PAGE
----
Insults on sitcom insult viewers

Preview: NBC's `The Fighting Fitzgeralds' doesn't bother creating humor. It hopes you'll find yelling and name-calling funny.

March 06, 2001|By David Zurawik | David Zurawik,SUN TELEVISION CRITIC

"The Fighting Fitzgeralds" is an old-fashioned, ethnic, working-class, network sitcom. That means the characters continually shout at each other, address each other with such terms of endearment as "you moron," and regularly slap each other on the back of the head.

And network television executives wonder why viewers tune out and critics are pronouncing the sitcom dead. "The Fighting Fitzgeralds" is a program that makes you wonder how anyone in management would approve spending a million dollars to develop something as old, moldering and oozing with stereotypes as this.

The marquee value belongs to Brian Dennehy ("Death of a Salesman") as patriarch of a household that includes two of his three grown sons, a daughter-in-law and grandchild. He's a retired firefighter who spends most of his time painting still-lifes when he isn't shouting, head-slapping and name-calling.

Dennehy is a talented and likable actor, but even he doesn't have the ability to give this material a pulse. And let's be honest - when I say "even he," Dennehy is a performer who plays to the level of his material. With Arthur Miller, he's impressive. But I've also seen him in more hack made-for-TV movies and failed sitcoms than I care to remember.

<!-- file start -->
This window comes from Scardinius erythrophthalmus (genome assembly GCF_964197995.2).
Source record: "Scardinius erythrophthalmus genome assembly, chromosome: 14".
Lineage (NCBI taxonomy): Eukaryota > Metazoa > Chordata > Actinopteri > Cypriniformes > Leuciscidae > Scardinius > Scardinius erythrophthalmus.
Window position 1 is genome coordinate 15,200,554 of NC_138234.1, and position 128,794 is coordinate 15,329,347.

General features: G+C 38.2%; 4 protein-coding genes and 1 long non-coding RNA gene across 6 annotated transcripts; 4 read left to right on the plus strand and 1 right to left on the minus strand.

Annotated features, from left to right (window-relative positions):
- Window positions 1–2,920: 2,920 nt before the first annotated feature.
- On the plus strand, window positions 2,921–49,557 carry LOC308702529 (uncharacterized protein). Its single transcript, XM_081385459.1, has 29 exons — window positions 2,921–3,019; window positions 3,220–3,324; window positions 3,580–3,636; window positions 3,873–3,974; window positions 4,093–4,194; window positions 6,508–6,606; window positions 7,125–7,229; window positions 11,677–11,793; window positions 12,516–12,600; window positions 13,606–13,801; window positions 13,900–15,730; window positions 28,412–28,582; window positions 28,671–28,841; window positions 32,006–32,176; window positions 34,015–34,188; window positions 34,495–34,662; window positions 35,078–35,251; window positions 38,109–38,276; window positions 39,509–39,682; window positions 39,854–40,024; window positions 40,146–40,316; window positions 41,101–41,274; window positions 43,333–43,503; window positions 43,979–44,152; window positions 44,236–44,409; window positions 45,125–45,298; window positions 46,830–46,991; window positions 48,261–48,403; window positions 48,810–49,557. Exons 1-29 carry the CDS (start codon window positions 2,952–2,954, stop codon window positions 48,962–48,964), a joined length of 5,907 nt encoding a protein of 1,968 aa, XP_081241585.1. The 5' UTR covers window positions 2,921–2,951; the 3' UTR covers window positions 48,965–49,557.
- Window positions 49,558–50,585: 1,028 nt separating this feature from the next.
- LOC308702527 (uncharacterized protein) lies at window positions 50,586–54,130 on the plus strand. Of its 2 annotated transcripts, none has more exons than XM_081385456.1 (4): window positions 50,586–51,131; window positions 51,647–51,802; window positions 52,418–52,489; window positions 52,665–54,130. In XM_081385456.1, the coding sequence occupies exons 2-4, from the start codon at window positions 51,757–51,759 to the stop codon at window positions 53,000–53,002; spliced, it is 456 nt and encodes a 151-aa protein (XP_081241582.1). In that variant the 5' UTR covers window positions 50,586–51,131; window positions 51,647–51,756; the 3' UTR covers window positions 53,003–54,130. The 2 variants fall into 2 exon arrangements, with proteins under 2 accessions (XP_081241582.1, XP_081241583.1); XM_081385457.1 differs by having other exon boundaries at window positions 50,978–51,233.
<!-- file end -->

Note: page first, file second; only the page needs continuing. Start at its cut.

The big event in tonight's pilot involves one son, Patrick (Jon Patrick Walker), a 28-year-old stock broker and the apple of his father's eye, announcing that he's quit his Wall Street job and wants to move back home. Apparently, a recent promotion brought on a panic attack and made him rethink the direction of his life.

Did male characters on network TV ever have panic attacks before Tony Soprano on HBO's "The Sopranos" two years ago? I can't think of any.

Here's an example of what passes for wit and repartee in "The Fitzgeralds." It comes after the two older sons, Jim (Justin Louis) and Terry (Chris Moynihan), are told by their father to help Patrick straighten out his life.

"Hey, Pat, you want to get drunk?" Terry yells to his brother, who is in another room.

"Sure," Patrick yells back.

"That's your solution?" their father asks sarcastically.

"Well, he's sad. It's happy hour. We're Irish. Do the math, Dad," Terry says.

Here's my math: When you add such ethnic stereotyping to a stupid script, you go from being merely regressive to offensive.

Silly me, I thought NBC hit bottom in the sitcom department with "The Michael Richards Show."

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